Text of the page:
Increasing instances of frauds involving companies that have received private equity (PE) funding have made funds cautious, forcing them to keep a tab on their investees. Many funds are engaging independent diligence firms, which have access to modern technology-enabled tools. Those who already use these services are deepening their engagement, as the challenging business environment keeps the industry vulnerable to frauds.
Specialised firms are better equipped to conduct such checks, says Nikhil Bedi, senior director (forensic services) at Deloitte Touche Tohmatsu India. “Such due diligence requires the ability to conduct specialised research and obtain information across many domains such as litigation history, watch list check, unfavourable publicity, political or social affiliations, most of which are not publicly available. Hence, it becomes crucial that diligence of such a nature be carried out by experts who have the investigative and financial proficiency.”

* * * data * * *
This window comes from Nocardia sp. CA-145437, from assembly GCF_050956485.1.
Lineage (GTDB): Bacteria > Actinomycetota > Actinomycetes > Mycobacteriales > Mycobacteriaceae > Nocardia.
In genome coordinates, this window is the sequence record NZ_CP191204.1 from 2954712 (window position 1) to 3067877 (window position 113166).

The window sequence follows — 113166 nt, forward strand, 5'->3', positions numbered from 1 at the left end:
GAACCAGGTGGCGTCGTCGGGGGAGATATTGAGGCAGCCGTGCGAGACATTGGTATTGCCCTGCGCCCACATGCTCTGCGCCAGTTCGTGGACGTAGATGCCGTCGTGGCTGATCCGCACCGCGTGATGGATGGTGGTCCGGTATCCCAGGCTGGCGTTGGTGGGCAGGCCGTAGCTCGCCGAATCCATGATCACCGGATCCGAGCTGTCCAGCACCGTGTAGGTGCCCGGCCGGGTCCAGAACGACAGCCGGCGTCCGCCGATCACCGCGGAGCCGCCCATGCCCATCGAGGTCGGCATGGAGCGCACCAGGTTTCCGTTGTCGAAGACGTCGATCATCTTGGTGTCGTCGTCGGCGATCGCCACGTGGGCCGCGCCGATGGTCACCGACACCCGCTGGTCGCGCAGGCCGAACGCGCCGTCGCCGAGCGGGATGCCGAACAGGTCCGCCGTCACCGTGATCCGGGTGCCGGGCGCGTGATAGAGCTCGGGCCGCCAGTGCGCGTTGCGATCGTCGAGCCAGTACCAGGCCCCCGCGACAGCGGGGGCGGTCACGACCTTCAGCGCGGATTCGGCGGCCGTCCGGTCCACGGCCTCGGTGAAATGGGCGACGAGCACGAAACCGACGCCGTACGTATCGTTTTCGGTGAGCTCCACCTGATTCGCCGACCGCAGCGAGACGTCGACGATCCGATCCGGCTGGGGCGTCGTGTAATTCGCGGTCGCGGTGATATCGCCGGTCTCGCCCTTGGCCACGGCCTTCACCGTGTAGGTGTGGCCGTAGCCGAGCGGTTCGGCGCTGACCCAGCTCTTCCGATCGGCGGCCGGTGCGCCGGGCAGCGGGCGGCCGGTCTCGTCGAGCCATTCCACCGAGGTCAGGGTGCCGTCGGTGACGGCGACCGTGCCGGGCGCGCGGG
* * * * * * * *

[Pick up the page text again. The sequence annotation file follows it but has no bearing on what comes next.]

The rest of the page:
These independent firms are increasingly using technology to monitor portfolio companies. Data analytics is a powerful technology tool that helps in identifying trends of potential unethical dealings of portfolio companies with their business partners.
Bedi says such a tool can help detect irregularities in common problem areas such as vendor or customer payment data, payroll, reconciling of bank statements with the vouchers and invoices, reconciling payroll costs with employee data. “These can also help in isolating red flags, through integrity checks in vouchers/ invoices, etc,” he adds.
Once the investment is complete, the investee company is not obliged to disclose any further data, unless the PE or venture capital firm holds majority stake in the company.
Currently, most PEs hold minority stake in investee companies. They can’t influence decisions and have limited access to information. This is where things usually go wrong. Some of the recent examples include clothing retailer Lilliput, which received funding from Bain Capital, TPG Capital, SAIF Capital-funded Catmoss, and Fourcee Infrastructure, where General Atlantic and India Equity Partners were investors.
Due diligence firms such as Kroll say it’s a win-win situation. Reshmi Khurana, MD, Kroll Advisory Solutions, says: “PE firms give us independence and tell us, ‘give us all the information, good and bad, in the most objective fashion’. This allows advisors to focus on the objectivity and accuracy of the information.”